In the 6th century they had many names, Cagots, Gahets, Gafets in France; Agotes, Gafos in Spain; and Cacons, Cahets, Caqueux and Caquins in Brittany.
During the middle ages they were popularly looked upon as cretins, lepers, heretics and even as cannibals.
They were shunned and hated; were allotted separate quarters in towns, called cagoteries, and lived in wretched huts in the country distinct from the villages. Excluded from all political and social rights, they were only allowed to enter a church by a special door, and during the service a rail separated them from the other worshippers. Either they were altogether forbidden to partake of the sacrament, or the holy wafer was handed to them on the end of a stick, while a receptacle for holy water was reserved for their exclusive use.
They were compelled to wear a distinctive dress, to which, in some places, was attached the foot of a goose or duck (whence they were sometimes called Canards). And so pestilential was their touch considered that it was a crime for them to walk the common road barefooted. The only trades allowed them were those of butcher and carpenter, and their ordinary occupation was wood-cutting.
Their language is merely a corrupt form of that spoken around them; but a Teutonic origin seems to be indicated by their fair complexions and blue eyes. Their crania have a normal development; their cheek-bones are high; their noses prominent, with large nostrils; their lips straight; and they are marked by the absence of the auricular lobules.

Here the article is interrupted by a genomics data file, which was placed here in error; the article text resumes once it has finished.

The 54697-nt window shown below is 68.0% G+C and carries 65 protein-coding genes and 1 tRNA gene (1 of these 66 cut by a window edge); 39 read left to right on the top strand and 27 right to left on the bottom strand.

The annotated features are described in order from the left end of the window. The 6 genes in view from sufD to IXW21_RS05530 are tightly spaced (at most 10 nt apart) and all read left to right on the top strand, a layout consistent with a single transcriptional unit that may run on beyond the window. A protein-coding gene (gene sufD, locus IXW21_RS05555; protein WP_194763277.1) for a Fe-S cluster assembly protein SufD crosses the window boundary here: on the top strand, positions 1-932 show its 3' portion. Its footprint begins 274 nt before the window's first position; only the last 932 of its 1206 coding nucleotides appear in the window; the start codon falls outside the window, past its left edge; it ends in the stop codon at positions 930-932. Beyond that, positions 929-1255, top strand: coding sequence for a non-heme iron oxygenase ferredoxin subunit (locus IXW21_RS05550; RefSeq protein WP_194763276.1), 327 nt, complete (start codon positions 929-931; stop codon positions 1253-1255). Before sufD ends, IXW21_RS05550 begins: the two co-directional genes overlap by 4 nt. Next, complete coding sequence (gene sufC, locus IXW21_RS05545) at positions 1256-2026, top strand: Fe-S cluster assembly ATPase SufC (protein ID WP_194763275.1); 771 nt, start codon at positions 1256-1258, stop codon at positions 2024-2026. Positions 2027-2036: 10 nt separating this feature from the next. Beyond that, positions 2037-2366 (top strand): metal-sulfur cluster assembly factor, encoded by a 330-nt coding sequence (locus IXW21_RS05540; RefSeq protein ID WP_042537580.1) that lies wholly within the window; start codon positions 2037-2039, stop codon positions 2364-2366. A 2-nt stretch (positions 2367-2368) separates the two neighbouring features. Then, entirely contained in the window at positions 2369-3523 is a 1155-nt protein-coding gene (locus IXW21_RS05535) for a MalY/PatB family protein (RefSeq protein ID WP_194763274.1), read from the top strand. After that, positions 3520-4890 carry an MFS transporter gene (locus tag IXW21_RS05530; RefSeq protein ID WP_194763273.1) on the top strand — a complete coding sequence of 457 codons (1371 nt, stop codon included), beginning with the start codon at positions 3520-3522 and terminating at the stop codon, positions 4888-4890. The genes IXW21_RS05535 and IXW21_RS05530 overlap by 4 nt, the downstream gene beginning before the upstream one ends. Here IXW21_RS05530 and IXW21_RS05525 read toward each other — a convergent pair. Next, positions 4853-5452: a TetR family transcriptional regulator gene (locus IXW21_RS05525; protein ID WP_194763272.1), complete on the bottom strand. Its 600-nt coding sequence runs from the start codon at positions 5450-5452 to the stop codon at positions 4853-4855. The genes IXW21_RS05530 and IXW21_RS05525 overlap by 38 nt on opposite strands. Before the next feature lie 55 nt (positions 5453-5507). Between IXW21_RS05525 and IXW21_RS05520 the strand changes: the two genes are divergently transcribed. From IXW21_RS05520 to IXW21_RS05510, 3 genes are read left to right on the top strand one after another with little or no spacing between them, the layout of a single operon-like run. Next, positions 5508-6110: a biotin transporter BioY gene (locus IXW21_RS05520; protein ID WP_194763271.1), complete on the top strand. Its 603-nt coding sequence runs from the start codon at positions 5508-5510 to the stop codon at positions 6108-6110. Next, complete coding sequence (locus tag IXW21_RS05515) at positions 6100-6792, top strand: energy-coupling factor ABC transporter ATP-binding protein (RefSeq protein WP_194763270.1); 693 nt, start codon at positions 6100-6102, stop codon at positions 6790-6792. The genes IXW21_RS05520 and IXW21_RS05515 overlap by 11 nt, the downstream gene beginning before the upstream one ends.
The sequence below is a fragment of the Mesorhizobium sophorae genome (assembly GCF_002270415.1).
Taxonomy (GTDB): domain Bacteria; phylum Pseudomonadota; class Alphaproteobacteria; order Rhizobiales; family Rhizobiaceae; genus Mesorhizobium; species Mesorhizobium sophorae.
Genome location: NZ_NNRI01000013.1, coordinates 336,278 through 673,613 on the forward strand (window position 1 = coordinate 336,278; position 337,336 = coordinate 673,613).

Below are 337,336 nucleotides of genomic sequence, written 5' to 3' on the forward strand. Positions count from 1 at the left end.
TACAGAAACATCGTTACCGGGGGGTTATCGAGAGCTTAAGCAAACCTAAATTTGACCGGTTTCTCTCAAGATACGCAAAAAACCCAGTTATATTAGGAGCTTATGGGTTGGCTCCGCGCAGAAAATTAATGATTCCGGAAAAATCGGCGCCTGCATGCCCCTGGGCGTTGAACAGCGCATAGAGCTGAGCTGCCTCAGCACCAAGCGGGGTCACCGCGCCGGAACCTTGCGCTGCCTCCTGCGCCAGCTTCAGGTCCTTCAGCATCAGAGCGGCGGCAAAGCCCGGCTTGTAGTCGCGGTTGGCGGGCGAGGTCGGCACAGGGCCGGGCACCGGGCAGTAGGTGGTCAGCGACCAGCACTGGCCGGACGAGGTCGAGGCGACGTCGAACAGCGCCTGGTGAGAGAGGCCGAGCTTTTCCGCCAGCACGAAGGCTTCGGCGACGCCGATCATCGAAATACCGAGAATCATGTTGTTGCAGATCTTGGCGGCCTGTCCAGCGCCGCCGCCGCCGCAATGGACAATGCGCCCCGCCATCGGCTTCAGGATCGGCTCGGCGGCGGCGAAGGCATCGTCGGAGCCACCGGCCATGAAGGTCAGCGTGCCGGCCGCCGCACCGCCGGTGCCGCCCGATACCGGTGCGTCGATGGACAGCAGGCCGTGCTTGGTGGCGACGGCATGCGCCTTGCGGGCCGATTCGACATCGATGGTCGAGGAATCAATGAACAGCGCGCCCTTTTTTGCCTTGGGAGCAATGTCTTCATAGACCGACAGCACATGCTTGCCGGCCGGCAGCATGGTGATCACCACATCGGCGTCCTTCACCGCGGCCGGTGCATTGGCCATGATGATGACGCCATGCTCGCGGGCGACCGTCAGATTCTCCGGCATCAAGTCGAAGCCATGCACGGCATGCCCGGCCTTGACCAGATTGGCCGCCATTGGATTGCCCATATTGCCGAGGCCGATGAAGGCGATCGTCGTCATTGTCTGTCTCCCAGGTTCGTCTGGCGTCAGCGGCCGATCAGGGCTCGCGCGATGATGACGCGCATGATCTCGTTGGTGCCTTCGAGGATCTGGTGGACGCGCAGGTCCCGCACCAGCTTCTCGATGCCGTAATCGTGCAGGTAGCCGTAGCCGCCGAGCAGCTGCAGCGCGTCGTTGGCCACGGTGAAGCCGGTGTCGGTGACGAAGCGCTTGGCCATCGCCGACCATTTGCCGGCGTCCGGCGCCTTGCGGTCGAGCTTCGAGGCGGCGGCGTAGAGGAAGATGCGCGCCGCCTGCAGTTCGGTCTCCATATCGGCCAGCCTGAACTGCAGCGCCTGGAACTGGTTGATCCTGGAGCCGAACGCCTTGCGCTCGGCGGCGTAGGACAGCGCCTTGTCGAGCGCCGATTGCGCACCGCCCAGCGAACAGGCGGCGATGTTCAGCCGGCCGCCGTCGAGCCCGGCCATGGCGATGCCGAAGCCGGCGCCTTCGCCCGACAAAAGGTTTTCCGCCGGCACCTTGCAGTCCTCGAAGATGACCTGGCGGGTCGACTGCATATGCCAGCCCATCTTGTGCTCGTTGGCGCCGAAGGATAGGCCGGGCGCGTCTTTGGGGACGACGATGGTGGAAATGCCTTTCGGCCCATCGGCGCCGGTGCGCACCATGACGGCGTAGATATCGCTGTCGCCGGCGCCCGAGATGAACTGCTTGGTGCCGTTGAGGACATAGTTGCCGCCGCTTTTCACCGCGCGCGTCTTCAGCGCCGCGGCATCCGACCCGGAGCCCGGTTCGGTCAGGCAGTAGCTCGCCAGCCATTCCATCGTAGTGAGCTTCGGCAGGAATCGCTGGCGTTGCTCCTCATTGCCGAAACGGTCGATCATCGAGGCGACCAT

The origin of the Cagots is undecided. Littre defines them as “a people of the Pyrenees affected with a kind of cretinism.”
It has been suggested that they were descendants of the Visigoths, and Michael derives the name from caws (dog) and Goth. But opposed to this etymology is the fact that the word cagot is first found in the for of Beam not earlier than 1551.
Marca, in his Histoire de Bearn, holds [a most unlikely theory] that the word signifies “hunters of the Goths,” and that the Cagots are descendants of the Saracens. Others made them descendants of the Albigenses.
The old MSS call them Chretiens or Chrestiaas, and from this it has been argued that they were Visigoths who originally lived as Christians among the Gascon pagans.
A far more probable explanation of their name “Chretiens” is to be found in the fact that in medieval times all lepers were known as pauperes Christi, and that, Goths or not, these Cagots were affected in the middle ages with a particular form of leprosy or a condition resembling it. Thus would arise the confusion between Christians and Cretins.
To-day their descendants are not more subject to goitre and cretinism than those dwelling around them, and are recognized by tradition and not by features or physical degeneracy.
It was not until the French Revolution that any steps were taken to ameliorate their lot, but to-day they no longer form a class, but have been practically lost sight of in the general peasantry.
See Francisque Michel, Histoire des races maudites de France et d’Espagne (Paris, 1846); Abbe Venuti, Recherches sur les Cahets de Bordeaux (1754); Bulletins de la societe anthropologique (1861, 1867, 1868, 1871); Annales medico-psychologiques (Jan. 1867); Lagneau, Questionnaire sur l’ethnologie de la France; Paul Raymond, Mceurs bearnaises (Pau, 1872); V. de Rochas, Les Parias de France et d’Espagne (Cagots et Bohemiens) (Paris, 1877); J. Hack Tuke, Jour. Anthropological Institute (vol. ix., 1880).